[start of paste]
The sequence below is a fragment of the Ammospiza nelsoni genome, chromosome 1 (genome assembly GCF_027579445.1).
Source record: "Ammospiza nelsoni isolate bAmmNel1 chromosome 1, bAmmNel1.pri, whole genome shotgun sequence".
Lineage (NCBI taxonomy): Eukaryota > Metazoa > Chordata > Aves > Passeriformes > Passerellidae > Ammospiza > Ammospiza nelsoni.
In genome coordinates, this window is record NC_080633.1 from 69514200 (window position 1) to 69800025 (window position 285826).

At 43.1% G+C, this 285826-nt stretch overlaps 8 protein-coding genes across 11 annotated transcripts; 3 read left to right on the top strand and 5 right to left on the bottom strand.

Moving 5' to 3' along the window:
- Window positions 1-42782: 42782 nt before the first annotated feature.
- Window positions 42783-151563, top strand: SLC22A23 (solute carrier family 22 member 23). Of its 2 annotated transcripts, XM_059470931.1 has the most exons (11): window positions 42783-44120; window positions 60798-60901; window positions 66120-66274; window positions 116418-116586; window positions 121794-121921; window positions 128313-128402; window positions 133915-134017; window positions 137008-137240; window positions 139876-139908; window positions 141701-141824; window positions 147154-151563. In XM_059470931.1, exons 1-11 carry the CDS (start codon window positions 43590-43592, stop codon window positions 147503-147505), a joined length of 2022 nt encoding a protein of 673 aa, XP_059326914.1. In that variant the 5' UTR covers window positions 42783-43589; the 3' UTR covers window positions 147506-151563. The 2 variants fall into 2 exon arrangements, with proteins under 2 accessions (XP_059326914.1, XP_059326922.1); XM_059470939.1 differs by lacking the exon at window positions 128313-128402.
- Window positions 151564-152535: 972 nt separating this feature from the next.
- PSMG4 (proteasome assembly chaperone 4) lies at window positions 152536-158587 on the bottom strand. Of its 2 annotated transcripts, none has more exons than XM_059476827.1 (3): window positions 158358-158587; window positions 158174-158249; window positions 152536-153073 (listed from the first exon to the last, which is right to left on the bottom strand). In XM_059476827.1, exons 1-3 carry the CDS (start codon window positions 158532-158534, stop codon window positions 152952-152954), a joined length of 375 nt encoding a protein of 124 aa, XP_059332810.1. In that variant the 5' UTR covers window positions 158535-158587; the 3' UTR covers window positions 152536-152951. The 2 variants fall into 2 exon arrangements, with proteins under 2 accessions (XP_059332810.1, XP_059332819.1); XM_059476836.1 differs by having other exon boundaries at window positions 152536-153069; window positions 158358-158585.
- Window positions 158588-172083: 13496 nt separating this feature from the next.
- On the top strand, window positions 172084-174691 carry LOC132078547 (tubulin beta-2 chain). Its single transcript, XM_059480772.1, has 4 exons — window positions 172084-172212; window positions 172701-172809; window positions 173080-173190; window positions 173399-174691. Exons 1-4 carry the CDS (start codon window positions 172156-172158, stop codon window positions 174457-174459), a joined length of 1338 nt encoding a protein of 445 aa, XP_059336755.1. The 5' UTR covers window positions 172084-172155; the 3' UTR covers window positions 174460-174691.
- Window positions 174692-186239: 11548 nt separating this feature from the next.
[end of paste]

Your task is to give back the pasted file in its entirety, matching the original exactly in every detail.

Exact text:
The sequence below is a fragment of the Ammospiza nelsoni genome, chromosome 1 (genome assembly GCF_027579445.1).
Source record: "Ammospiza nelsoni isolate bAmmNel1 chromosome 1, bAmmNel1.pri, whole genome shotgun sequence".
Lineage (NCBI taxonomy): Eukaryota > Metazoa > Chordata > Aves > Passeriformes > Passerellidae > Ammospiza > Ammospiza nelsoni.
In genome coordinates, this window is record NC_080633.1 from 69514200 (window position 1) to 69800025 (window position 285826).

At 43.1% G+C, this 285826-nt stretch overlaps 8 protein-coding genes across 11 annotated transcripts; 3 read left to right on the top strand and 5 right to left on the bottom strand.

Moving 5' to 3' along the window:
- Window positions 1-42782: 42782 nt before the first annotated feature.
- Window positions 42783-151563, top strand: SLC22A23 (solute carrier family 22 member 23). Of its 2 annotated transcripts, XM_059470931.1 has the most exons (11): window positions 42783-44120; window positions 60798-60901; window positions 66120-66274; window positions 116418-116586; window positions 121794-121921; window positions 128313-128402; window positions 133915-134017; window positions 137008-137240; window positions 139876-139908; window positions 141701-141824; window positions 147154-151563. In XM_059470931.1, exons 1-11 carry the CDS (start codon window positions 43590-43592, stop codon window positions 147503-147505), a joined length of 2022 nt encoding a protein of 673 aa, XP_059326914.1. In that variant the 5' UTR covers window positions 42783-43589; the 3' UTR covers window positions 147506-151563. The 2 variants fall into 2 exon arrangements, with proteins under 2 accessions (XP_059326914.1, XP_059326922.1); XM_059470939.1 differs by lacking the exon at window positions 128313-128402.
- Window positions 151564-152535: 972 nt separating this feature from the next.
- PSMG4 (proteasome assembly chaperone 4) lies at window positions 152536-158587 on the bottom strand. Of its 2 annotated transcripts, none has more exons than XM_059476827.1 (3): window positions 158358-158587; window positions 158174-158249; window positions 152536-153073 (listed from the first exon to the last, which is right to left on the bottom strand). In XM_059476827.1, exons 1-3 carry the CDS (start codon window positions 158532-158534, stop codon window positions 152952-152954), a joined length of 375 nt encoding a protein of 124 aa, XP_059332810.1. In that variant the 5' UTR covers window positions 158535-158587; the 3' UTR covers window positions 152536-152951. The 2 variants fall into 2 exon arrangements, with proteins under 2 accessions (XP_059332810.1, XP_059332819.1); XM_059476836.1 differs by having other exon boundaries at window positions 152536-153069; window positions 158358-158585.
- Window positions 158588-172083: 13496 nt separating this feature from the next.
- On the top strand, window positions 172084-174691 carry LOC132078547 (tubulin beta-2 chain). Its single transcript, XM_059480772.1, has 4 exons — window positions 172084-172212; window positions 172701-172809; window positions 173080-173190; window positions 173399-174691. Exons 1-4 carry the CDS (start codon window positions 172156-172158, stop codon window positions 174457-174459), a joined length of 1338 nt encoding a protein of 445 aa, XP_059336755.1. The 5' UTR covers window positions 172084-172155; the 3' UTR covers window positions 174460-174691.
- Window positions 174692-186239: 11548 nt separating this feature from the next.